"Forces both within and outside Egypt have been exerting efforts to abort [Egypt's] people's revolution because of the threat it poses to certain entrenched interests," Egypt's Muslim Brotherhood declared in a Monday statement.
The group went on to blame Sunday's deadly attack near Egypt's border with the Gaza Strip, in which 16 Egyptian border guards were killed, on Israeli intelligence agency Mossad.
The Brotherhood stressed that attempts to thwart Egypt's revolution and subsequent democratic transition had "escalated after the people successfully elected a new president and a new government was successfully drawn up."
The Brotherhood went on to assert that "several groups" had been plotting to hinder Egypt's progress by "instigating problems and inciting unrest with the aim of halting President Mohamed Morsi's project for national revival."
The statement added that the "Zionist media" had been quick to blame groups based in Gaza for the "terrorist attack that killed dozens of our brothers, Egyptian soldiers, in a criminal act by commandeering vehicles in an attempt to cross to the Zionist border."
The Brotherhood went on to allege that Sunday's act aimed at creating "serious problems" for Egypt on its sovereign borders, on top of the many domestic problems the country is already facing. Such counter-revolutionary activities, the group added, aim to portray Egypt's new government as a failure, derail Morsi's project for national revival, and incite conflict between Egypt's new political managers and the people and between the West Bank-based Palestinian Authority and the people of Gaza.
"This crime can be attributed to the Mossad, which has sought to abort Egypt's revolution since it first began," the statement added, pointing out that Tel Aviv had warned its citizens to leave Egypt's Sinai Peninsula only days before Sunday's attack.
The statement also referred to the Camp David peace agreement with Israel, which prohibits Egypt from making military deployments in central and eastern Sinai, and stressed the need for modifying the agreement's terms.
The Brotherhood also condemned Egypt's "failure to take any pre-emptive measures – in light of the Israeli warning – in the days leading up to the attack."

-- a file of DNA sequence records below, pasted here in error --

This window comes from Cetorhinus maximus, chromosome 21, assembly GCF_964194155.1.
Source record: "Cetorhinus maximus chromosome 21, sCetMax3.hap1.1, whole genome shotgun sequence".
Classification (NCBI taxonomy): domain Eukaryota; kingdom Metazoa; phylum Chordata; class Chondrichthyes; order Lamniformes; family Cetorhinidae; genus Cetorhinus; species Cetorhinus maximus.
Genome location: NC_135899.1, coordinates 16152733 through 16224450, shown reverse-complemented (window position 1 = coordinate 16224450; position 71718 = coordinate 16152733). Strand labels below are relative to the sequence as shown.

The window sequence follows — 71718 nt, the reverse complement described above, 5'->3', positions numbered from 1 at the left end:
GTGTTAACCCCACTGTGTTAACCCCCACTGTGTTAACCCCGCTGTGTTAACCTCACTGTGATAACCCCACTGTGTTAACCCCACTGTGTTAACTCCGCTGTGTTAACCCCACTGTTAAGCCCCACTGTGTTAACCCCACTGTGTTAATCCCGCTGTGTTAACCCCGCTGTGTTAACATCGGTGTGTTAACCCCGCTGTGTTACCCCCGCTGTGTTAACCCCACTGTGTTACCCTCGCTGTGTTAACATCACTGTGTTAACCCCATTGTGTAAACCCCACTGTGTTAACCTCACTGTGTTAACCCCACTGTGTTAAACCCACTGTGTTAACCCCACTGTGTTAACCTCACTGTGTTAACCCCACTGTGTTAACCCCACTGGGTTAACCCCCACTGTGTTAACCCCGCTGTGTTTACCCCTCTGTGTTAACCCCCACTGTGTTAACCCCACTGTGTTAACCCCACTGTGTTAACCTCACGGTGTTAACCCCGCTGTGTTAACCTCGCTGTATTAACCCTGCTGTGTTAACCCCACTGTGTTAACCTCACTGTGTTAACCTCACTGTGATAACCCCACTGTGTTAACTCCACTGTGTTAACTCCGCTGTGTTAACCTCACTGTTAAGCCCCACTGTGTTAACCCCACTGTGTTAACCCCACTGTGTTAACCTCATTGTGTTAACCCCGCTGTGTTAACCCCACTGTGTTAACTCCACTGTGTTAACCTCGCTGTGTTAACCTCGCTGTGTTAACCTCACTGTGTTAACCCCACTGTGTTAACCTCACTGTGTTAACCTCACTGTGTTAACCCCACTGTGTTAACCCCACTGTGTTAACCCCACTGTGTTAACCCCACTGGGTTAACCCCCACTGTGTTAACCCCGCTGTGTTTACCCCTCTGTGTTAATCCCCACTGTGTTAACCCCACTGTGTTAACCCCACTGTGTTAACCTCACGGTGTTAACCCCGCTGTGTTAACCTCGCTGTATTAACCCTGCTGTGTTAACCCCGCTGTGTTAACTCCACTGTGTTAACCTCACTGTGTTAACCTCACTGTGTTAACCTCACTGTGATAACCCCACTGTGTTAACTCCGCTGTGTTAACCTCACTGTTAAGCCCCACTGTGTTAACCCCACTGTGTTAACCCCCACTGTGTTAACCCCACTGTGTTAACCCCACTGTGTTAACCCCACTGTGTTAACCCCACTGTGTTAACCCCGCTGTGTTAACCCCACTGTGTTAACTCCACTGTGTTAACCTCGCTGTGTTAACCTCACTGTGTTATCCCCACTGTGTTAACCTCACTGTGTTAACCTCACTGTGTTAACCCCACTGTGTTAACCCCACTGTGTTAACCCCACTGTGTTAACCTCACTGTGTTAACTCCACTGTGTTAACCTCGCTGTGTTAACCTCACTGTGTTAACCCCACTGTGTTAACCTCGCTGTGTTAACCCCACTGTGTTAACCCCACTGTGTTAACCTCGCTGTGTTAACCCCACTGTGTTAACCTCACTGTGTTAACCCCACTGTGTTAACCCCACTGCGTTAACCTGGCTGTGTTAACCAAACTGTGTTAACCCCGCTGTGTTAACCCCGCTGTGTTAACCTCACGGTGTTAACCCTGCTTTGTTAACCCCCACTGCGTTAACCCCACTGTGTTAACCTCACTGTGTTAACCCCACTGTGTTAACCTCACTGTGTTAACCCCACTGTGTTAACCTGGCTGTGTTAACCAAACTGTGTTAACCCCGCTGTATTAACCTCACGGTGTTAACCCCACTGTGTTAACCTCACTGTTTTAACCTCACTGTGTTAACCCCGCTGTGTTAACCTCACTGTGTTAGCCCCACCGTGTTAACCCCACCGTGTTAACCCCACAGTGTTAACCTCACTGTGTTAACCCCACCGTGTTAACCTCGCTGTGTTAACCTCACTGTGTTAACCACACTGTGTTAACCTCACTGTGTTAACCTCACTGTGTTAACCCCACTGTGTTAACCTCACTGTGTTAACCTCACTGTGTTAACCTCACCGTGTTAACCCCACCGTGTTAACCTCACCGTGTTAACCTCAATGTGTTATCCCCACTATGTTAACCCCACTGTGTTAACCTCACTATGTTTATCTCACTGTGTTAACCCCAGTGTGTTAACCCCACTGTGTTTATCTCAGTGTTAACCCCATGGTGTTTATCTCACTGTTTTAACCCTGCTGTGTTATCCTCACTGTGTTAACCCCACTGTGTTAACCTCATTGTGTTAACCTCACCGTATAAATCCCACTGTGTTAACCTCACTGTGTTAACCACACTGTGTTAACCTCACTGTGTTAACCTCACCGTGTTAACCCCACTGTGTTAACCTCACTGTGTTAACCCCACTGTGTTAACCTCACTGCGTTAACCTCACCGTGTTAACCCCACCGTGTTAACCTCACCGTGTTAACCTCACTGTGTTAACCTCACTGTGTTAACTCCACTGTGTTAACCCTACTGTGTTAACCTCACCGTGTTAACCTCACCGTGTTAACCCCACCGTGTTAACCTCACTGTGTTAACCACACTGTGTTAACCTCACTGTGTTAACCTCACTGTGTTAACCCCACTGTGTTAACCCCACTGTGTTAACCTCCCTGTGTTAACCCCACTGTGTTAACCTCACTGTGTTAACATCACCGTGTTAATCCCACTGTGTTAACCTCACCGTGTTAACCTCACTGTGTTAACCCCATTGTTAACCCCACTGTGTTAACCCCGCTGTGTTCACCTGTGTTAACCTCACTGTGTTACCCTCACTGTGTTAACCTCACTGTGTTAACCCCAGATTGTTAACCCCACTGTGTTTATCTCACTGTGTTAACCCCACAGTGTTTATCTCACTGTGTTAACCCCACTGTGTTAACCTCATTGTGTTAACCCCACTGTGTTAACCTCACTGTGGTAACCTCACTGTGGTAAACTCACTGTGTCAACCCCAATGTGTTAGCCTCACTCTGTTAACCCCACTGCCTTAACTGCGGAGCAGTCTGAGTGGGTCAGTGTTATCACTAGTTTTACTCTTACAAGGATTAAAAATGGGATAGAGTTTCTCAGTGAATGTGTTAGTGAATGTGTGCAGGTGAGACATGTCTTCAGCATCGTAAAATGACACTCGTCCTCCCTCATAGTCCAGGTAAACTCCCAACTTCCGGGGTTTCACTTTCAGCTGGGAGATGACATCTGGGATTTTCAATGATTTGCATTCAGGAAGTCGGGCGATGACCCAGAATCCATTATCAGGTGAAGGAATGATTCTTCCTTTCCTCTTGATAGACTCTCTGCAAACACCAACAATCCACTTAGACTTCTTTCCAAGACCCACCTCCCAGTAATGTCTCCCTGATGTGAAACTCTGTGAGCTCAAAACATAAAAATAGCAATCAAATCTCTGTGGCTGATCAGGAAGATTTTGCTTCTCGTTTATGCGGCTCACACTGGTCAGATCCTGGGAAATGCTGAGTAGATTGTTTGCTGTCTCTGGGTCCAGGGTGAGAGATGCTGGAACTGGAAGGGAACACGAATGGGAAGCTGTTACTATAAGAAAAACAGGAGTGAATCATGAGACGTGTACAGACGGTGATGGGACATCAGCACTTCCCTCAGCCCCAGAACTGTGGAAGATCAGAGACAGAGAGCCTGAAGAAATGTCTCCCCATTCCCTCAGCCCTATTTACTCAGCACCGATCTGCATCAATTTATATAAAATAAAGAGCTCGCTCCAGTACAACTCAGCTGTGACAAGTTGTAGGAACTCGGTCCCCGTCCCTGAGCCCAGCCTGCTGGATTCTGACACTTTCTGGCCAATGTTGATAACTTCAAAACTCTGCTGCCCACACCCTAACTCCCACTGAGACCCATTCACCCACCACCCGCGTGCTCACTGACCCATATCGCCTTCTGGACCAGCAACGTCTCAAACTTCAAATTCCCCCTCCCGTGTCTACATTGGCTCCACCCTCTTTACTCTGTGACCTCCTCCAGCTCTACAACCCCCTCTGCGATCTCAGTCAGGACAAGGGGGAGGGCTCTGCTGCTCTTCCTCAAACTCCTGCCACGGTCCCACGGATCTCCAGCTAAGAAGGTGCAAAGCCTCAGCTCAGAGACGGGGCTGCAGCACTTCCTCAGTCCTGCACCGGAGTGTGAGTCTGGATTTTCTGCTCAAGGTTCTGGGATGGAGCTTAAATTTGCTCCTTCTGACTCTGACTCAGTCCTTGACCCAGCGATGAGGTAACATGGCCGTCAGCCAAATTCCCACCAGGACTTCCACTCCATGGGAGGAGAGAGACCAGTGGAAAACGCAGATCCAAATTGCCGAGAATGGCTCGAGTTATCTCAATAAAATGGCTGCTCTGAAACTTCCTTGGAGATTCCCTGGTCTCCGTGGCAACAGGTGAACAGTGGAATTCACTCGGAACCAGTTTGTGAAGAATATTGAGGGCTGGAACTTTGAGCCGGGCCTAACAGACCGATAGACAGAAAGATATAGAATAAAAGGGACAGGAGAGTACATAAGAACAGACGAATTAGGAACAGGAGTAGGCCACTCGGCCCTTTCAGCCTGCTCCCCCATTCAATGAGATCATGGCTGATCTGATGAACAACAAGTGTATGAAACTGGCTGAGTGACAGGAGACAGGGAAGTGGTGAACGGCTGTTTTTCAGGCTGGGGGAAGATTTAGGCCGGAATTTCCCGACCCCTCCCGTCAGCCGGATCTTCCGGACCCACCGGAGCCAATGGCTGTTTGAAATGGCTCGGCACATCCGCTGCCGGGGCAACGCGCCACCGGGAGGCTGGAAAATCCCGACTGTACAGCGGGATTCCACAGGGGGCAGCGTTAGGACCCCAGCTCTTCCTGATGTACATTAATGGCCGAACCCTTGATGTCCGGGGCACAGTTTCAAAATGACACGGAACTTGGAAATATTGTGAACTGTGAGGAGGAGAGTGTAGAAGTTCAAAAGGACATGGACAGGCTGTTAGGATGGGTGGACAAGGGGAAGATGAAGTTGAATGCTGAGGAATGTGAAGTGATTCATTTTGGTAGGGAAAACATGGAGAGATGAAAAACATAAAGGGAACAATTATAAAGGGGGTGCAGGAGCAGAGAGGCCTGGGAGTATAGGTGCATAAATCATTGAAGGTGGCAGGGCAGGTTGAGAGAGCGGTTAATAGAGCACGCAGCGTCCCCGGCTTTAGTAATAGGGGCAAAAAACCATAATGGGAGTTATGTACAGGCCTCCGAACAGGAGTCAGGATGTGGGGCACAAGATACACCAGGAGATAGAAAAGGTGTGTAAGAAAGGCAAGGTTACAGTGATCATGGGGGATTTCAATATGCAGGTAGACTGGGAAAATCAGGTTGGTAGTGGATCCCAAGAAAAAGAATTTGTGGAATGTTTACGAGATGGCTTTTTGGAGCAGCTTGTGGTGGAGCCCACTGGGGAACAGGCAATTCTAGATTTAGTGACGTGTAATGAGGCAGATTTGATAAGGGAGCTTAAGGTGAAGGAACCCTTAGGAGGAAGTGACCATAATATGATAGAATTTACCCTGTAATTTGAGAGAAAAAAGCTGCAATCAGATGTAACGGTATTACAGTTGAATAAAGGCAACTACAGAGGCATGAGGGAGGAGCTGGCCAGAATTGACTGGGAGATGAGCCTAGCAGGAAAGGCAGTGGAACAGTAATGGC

The statement concluded by calling on the Egyptian people to oppose any incitement to internal strife or violence and stand beside Egypt's president and government. The group also expressed its deepest condolences to the families of those killed in Sunday's attack.
Israel, for its part, dismissed the Brotherhood's assertions that the Mossad had played a role in the incident.
"Even the one who makes this accusation…does not believe the nonsense he is uttering," Israeli Foreign Ministry spokesman Yigal Palmor was quoted as saying by Reuters.
Egypt's Brotherhood, however, were not alone in suggesting Israeli complicity in the attack.
Hassan Nasrallah, head of Lebanese resistance group Hezbollah, and Ismail Heniya, head of Gaza-based Palestinian resistance faction Hamas, both made similar allegations.
"Israel is responsible, one way or another, for this attack, which aimed at embarrassing Egypt's leadership and creating new problems at the border in order to derail ongoing efforts to end [Israel's] longstanding siege of the Gaza Strip," Heniya declared.
Nasrallah, for his part, said that, while details of the attack "remain unclear," Israel nevertheless represented the incident's "primary beneficiary."
Earlier on Monday, the Egyptian armed forces issued a statement on state television accusing the culprits – whose identities remain unknown until present – of reaching the border area via tunnels from Gaza.
Israeli news agencies, meanwhile, attributed the attack to militants belonging to an "unknown global jihadist group."
Hamas, which has governed the Gaza Strip since 2007, strenuously denied responsibility for the incident, stressing that its security forces had since been deployed to monitor the Egypt-Gaza border.
In the immediate wake of the attack, Egyptian authorities closed the border with the Gaza Strip to all traffic.
Given Israel's five-year embargo of the besieged coastal enclave, the network of tunnels under the Egypt-Gaza border is used to bring desperately needed commodities – including food, fuel and building materials – into the strip and its roughly 1.7 million inhabitants.